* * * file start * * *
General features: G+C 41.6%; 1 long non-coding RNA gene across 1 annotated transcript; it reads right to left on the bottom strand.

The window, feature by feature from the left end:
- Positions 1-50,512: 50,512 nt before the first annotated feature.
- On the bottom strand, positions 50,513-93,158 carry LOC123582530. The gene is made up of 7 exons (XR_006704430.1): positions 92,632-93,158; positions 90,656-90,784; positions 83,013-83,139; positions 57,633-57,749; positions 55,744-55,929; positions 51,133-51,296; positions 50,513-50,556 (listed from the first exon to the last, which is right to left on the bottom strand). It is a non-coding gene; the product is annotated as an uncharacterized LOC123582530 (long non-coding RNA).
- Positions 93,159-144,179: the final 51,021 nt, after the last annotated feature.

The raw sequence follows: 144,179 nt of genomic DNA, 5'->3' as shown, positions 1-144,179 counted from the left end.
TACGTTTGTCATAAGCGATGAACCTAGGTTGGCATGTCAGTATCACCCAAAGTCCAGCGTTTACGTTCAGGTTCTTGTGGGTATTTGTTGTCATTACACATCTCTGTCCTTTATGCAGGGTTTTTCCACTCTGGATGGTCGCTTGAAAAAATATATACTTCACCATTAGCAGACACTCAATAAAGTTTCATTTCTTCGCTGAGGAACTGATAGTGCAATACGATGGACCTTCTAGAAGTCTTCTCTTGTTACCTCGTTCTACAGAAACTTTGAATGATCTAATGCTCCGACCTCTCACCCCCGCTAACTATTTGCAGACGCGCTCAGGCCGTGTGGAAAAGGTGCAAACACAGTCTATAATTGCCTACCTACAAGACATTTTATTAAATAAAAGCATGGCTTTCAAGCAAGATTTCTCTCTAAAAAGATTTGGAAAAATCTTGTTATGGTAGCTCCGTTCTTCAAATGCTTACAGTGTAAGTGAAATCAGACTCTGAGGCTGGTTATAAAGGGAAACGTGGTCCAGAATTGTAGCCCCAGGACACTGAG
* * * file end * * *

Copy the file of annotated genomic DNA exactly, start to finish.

General features: G+C 41.6%; 1 long non-coding RNA gene across 1 annotated transcript; it reads right to left on the bottom strand.

The window, feature by feature from the left end:
- Positions 1-50,512: 50,512 nt before the first annotated feature.
- On the bottom strand, positions 50,513-93,158 carry LOC123582530. The gene is made up of 7 exons (XR_006704430.1): positions 92,632-93,158; positions 90,656-90,784; positions 83,013-83,139; positions 57,633-57,749; positions 55,744-55,929; positions 51,133-51,296; positions 50,513-50,556 (listed from the first exon to the last, which is right to left on the bottom strand). It is a non-coding gene; the product is annotated as an uncharacterized LOC123582530 (long non-coding RNA).
- Positions 93,159-144,179: the final 51,021 nt, after the last annotated feature.

The raw sequence follows: 144,179 nt of genomic DNA, 5'->3' as shown, positions 1-144,179 counted from the left end.
TACGTTTGTCATAAGCGATGAACCTAGGTTGGCATGTCAGTATCACCCAAAGTCCAGCGTTTACGTTCAGGTTCTTGTGGGTATTTGTTGTCATTACACATCTCTGTCCTTTATGCAGGGTTTTTCCACTCTGGATGGTCGCTTGAAAAAATATATACTTCACCATTAGCAGACACTCAATAAAGTTTCATTTCTTCGCTGAGGAACTGATAGTGCAATACGATGGACCTTCTAGAAGTCTTCTCTTGTTACCTCGTTCTACAGAAACTTTGAATGATCTAATGCTCCGACCTCTCACCCCCGCTAACTATTTGCAGACGCGCTCAGGCCGTGTGGAAAAGGTGCAAACACAGTCTATAATTGCCTACCTACAAGACATTTTATTAAATAAAAGCATGGCTTTCAAGCAAGATTTCTCTCTAAAAAGATTTGGAAAAATCTTGTTATGGTAGCTCCGTTCTTCAAATGCTTACAGTGTAAGTGAAATCAGACTCTGAGGCTGGTTATAAAGGGAAACGTGGTCCAGAATTGTAGCCCCAGGACACTGAG